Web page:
Alleluia! Today is the Fourth Sunday of Easter, traditionally known as Good Shepherd Sunday, and today is also the date of the World Day of Prayer for Vocations.
The name of Good Shepherd Sunday for the Fourth Sunday of Easter (Alleluia!) derives from the gospel readings on this day, which are taken from the 10th chapter of John. In this reading Christ is described as the Good Shepherd who, by dying on the Cross, lays down his life for his sheep. The World Day of Prayer for Vocations has been observed on Good Shepherd Sunday ever since Pope Paul VI instituted the Day in 1963. For 2016 the theme is ‘We are God’s people’, and in his message for Vocations Sunday Pope Francis says: “Father of mercy, who gave your Son for our salvation and who strengthens us always with the gifts of your Spirit, grant us Christian communities which are alive, fervent and joyous, which are fonts of fraternal life, and which nurture in the young the desire to consecrate themselves to you and to the work of evangelisation. Sustain these communities in their commitment to offer appropriate vocational catechesis and ways of proceeding towards each one’s particular consecration. Grant the wisdom needed for vocational discernment, so that in all things the greatness of your merciful love may shine forth. May Mary, Mother and guide of Jesus, intercede for each Christian community, so that, made fruitful by the Holy Spirit, it may be a source of true vocations for the service of the holy People of God.”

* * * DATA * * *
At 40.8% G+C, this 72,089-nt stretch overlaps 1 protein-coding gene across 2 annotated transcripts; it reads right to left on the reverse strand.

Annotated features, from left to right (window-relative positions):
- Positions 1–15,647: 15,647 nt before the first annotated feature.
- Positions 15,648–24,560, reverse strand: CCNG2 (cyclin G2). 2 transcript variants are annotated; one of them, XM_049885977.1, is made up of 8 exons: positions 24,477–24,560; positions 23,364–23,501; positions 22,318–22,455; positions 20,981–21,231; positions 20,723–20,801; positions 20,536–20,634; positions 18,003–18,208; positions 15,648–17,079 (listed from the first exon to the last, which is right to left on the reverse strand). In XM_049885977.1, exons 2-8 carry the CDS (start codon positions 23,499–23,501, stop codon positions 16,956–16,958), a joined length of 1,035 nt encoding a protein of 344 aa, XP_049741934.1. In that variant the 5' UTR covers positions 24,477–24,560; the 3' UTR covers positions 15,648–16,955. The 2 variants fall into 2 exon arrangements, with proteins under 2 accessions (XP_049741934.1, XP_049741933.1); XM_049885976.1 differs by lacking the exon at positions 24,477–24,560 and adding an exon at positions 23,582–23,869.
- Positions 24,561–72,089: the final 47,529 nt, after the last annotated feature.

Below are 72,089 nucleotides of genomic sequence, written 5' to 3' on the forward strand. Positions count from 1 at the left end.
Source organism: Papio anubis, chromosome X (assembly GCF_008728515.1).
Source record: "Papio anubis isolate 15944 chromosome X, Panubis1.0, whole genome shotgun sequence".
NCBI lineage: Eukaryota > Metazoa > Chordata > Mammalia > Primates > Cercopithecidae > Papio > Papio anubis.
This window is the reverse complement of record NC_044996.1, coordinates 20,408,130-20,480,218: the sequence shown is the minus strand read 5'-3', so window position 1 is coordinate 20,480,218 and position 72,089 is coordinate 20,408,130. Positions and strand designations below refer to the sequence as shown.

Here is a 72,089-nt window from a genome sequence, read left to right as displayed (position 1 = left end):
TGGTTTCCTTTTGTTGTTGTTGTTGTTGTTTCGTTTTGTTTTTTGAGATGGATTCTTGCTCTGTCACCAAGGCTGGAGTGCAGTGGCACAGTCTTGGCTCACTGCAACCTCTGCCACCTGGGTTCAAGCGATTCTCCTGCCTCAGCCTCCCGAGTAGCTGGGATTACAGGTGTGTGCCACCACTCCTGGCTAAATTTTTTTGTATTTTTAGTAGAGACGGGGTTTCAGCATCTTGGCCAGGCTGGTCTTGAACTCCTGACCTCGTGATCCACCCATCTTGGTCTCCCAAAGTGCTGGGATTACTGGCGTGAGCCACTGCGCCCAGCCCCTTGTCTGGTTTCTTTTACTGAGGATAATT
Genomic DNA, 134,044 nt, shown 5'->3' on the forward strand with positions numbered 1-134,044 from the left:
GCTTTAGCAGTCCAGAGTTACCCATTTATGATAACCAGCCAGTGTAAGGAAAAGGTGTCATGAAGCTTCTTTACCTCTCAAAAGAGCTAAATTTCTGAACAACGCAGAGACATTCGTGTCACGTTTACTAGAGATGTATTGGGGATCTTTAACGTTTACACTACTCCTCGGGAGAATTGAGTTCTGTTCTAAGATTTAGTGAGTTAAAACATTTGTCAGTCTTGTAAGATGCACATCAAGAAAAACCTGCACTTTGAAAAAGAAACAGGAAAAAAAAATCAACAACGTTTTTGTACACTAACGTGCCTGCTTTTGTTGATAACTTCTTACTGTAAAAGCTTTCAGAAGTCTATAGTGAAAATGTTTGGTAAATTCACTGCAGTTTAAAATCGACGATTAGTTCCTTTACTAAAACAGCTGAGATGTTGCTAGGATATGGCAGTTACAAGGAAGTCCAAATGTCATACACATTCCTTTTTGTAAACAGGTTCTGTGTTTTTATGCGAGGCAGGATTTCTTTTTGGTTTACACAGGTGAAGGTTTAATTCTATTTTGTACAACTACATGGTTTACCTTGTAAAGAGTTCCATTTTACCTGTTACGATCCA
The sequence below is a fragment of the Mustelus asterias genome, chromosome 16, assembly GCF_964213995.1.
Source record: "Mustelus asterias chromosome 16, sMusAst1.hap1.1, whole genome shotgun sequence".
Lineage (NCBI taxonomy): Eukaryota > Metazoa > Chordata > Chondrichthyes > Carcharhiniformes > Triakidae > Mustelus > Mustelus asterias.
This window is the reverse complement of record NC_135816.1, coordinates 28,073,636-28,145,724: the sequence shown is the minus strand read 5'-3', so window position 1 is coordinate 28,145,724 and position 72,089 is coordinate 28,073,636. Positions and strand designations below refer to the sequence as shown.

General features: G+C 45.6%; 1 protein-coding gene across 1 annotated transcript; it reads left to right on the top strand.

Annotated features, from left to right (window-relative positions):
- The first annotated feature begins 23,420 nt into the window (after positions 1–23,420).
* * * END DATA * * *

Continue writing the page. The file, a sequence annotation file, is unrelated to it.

Yesterday our #9 ranked LSU Tigers won the second game of their three-game away Baseball series with Missouri by the score of 9 to 5.
I took the polish off of my toenails today, then did my Book Devotional Reading. Richard’s cold was worse; we headed to work, with me doing my Internet Devotional Reading along the way. Once at work I found the light tote bag that Deborah had fixed for me in my locker (I have the combination for the locker shared by her and Virginia, and they have my locker combination.) Once we clocked in, Richard was on Mini Baccarat. I was the Relief Dealer for Mini Baccarat and Pai Gow; I also broke Four Card Poker, and, when that table was closed after I had broken it two times, I also broke the Sit-Down Blackjack table. On my breaks I continued reading Beneath a Marble Sky by John Shors. Late in the day Richard (whose cold had gotten a lot better) reported that he had gotten a text that “everyone” would be coming over at 12:00 pm.